Goats in Mythology
Among the first domesticated animals, goats are a common character in western mythology. Like many mortals, the Greek gods were nourished on goat milk. One famous goat, the doe Amalthea, allegedly provided suckle in a cave on Crete to baby Zeus, the chief deity of the Greek Pantheon. Dionysius, the god of wine, was also suckled on goat milk. Pan, the Greek deity of nature, was possessed of goat horns and feet, as were the satyrs of classic Greek drama and art.
Goats in Literature: Historical References & Modern Literature
Hippocrates, the early Greek physician, routinely prescribed that his patients should “Go to the mountains and drink goat milk!” The Biblical book of Proverbs says that “Thou shalt have goat milk, enough for the maintenance of thy maidens.” Examples of modern literature featuring goats include Esmerelda, in the Hunchback of Notre Dame, and the two does, Shwani and Barli, in the classic children’s story of Heidi.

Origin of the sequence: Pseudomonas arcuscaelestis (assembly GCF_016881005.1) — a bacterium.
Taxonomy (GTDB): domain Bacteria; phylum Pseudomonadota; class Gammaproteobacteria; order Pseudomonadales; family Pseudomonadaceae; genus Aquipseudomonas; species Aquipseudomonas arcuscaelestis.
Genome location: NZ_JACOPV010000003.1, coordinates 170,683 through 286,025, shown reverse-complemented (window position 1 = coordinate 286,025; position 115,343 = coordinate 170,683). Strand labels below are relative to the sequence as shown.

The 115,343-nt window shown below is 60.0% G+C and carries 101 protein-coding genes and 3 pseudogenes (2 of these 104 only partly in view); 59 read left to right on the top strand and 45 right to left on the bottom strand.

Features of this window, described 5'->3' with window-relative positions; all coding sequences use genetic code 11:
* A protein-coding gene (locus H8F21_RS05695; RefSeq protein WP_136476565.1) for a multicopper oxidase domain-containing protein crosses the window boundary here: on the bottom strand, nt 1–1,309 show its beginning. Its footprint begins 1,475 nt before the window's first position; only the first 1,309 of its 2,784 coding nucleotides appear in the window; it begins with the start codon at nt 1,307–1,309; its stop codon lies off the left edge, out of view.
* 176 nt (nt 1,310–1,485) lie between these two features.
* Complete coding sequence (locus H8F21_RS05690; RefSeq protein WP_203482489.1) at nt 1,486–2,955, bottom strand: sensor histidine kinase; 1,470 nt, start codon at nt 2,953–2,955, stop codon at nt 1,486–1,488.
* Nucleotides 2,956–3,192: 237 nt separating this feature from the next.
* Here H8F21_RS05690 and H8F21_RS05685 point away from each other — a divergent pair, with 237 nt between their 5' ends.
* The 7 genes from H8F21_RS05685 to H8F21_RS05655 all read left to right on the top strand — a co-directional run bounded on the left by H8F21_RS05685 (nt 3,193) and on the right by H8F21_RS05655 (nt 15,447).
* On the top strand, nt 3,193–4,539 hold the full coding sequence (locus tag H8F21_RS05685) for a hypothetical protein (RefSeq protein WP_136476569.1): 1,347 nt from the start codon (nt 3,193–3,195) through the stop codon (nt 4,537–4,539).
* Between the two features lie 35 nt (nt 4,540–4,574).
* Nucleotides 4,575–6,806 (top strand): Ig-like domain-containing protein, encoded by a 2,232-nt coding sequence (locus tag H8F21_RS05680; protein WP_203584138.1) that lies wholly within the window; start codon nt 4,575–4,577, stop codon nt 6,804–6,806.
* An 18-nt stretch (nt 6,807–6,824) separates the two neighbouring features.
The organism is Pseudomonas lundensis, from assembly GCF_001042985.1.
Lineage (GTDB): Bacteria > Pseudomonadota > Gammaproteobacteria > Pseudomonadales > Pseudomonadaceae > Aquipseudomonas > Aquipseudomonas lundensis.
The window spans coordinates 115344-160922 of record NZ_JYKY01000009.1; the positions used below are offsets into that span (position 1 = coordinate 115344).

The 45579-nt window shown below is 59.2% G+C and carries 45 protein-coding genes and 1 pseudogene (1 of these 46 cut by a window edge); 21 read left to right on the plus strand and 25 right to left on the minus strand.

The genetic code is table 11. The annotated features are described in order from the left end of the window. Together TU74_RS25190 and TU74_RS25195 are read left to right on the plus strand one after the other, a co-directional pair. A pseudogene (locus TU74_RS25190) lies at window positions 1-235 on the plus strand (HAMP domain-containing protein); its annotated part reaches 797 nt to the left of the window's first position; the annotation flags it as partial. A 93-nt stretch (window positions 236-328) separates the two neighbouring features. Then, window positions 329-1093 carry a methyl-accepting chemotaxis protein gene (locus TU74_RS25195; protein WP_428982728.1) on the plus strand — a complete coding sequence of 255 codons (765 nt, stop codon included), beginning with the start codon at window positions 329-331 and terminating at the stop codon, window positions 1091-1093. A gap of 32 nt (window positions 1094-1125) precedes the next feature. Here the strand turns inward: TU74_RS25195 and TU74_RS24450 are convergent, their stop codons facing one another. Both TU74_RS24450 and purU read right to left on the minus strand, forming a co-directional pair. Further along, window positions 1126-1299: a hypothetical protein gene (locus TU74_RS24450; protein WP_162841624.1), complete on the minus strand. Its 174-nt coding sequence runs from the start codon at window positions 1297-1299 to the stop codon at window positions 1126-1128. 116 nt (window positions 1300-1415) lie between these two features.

The Irresistible Personality of Goats
Goats are curious, friendly and affectionate. “For some wonderful reason, goats not only aren’t afraid of but actually live for fun. Anyone who has seen a goat race headlong across a field then leap sideway into the air for the sheer joy of it knows what kicking up your heels really means,” says writer Bill O’Halloren.
“Because [goats] are almost totally fearless, they are splendid companions for the modern neurotic. There is something inherently soothing about watching goats whether they are simply chewing their cuds or playing king of the mountain. Goats often seem to take immense delight in putting on a show for visitors, kicking, butting, running, jumping and generally raising h__ll.”
“Goats are always testing you,” says a character in Tom Robbins’ novel, Even Cowgirls Get the Blues. “They can tell instantly if you’re faking your feelings. So they play games with you to keep you true. People should go to goats instead of psychiatrists.” While some people might consider this to be a bit farfetched, many goat owners would agree.